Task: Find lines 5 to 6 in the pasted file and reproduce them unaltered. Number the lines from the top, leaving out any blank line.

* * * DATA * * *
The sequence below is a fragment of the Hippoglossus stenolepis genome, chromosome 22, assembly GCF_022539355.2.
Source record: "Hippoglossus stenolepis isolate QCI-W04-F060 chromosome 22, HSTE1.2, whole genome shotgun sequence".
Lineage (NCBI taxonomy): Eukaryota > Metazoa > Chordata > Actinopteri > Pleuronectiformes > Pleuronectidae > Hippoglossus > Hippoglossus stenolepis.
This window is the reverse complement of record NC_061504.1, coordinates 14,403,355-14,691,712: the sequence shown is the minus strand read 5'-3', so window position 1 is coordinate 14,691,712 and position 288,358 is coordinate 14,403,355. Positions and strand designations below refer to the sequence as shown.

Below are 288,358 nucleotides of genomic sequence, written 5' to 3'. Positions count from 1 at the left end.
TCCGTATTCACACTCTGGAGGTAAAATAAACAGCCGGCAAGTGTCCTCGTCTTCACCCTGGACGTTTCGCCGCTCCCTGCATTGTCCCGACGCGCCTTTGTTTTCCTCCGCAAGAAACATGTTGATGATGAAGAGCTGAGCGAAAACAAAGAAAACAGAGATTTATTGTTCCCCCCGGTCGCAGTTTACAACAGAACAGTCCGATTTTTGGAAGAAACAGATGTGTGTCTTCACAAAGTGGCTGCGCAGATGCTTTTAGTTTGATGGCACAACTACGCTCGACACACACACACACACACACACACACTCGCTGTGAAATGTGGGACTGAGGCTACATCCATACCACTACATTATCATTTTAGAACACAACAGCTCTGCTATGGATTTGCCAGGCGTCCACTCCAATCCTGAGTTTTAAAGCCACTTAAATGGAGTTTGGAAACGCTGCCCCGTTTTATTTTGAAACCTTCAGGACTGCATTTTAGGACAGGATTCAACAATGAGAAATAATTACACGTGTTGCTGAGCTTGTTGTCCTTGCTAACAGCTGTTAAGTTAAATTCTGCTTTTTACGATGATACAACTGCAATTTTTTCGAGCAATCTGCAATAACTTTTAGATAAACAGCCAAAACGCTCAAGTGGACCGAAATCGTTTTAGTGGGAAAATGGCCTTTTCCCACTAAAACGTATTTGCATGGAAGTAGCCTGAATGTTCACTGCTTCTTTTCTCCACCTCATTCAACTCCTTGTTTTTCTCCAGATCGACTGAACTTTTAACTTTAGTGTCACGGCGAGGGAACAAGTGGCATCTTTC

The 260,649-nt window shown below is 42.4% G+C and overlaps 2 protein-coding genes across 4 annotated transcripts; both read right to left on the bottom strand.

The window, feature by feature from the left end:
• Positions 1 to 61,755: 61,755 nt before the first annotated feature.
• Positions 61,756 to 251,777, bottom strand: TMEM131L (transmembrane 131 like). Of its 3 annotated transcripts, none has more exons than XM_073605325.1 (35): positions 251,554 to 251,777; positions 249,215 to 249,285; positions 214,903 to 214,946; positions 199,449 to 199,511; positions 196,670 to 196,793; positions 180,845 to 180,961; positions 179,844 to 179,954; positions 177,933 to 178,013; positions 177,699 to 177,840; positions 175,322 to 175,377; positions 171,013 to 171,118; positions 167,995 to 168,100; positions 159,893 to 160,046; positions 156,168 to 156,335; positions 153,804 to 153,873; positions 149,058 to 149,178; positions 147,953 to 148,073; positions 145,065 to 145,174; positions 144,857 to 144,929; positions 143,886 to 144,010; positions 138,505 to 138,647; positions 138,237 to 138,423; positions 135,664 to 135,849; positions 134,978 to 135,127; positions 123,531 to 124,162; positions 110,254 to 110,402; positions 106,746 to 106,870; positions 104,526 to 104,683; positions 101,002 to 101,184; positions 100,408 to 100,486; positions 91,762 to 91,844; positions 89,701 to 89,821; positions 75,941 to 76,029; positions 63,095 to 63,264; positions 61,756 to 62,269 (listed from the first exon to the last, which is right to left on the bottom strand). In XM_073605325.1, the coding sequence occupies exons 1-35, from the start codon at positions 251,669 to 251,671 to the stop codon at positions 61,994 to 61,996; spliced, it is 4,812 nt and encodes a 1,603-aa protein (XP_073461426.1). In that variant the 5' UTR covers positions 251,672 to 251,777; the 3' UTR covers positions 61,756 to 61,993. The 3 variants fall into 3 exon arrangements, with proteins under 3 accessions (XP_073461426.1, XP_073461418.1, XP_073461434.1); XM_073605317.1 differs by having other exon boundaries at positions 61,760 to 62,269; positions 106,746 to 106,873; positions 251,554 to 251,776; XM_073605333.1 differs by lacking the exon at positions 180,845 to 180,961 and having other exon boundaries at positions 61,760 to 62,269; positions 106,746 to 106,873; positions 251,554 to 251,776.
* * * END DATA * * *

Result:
Below are 288,358 nucleotides of genomic sequence, written 5' to 3'. Positions count from 1 at the left end.
TCCGTATTCACACTCTGGAGGTAAAATAAACAGCCGGCAAGTGTCCTCGTCTTCACCCTGGACGTTTCGCCGCTCCCTGCATTGTCCCGACGCGCCTTTGTTTTCCTCCGCAAGAAACATGTTGATGATGAAGAGCTGAGCGAAAACAAAGAAAACAGAGATTTATTGTTCCCCCCGGTCGCAGTTTACAACAGAACAGTCCGATTTTTGGAAGAAACAGATGTGTGTCTTCACAAAGTGGCTGCGCAGATGCTTTTAGTTTGATGGCACAACTACGCTCGACACACACACACACACACACACACACTCGCTGTGAAATGTGGGACTGAGGCTACATCCATACCACTACATTATCATTTTAGAACACAACAGCTCTGCTATGGATTTGCCAGGCGTCCACTCCAATCCTGAGTTTTAAAGCCACTTAAATGGAGTTTGGAAACGCTGCCCCGTTTTATTTTGAAACCTTCAGGACTGCATTTTAGGACAGGATTCAACAATGAGAAATAATTACACGTGTTGCTGAGCTTGTTGTCCTTGCTAACAGCTGTTAAGTTAAATTCTGCTTTTTACGATGATACAACTGCAATTTTTTCGAGCAATCTGCAATAACTTTTAGATAAACAGCCAAAACGCTCAAGTGGACCGAAATCGTTTTAGTGGGAAAATGGCCTTTTCCCACTAAAACGTATTTGCATGGAAGTAGCCTGAATGTTCACTGCTTCTTTTCTCCACCTCATTCAACTCCTTGTTTTTCTCCAGATCGACTGAACTTTTAACTTTAGTGTCACGGCGAGGGAACAAGTGGCATCTTTC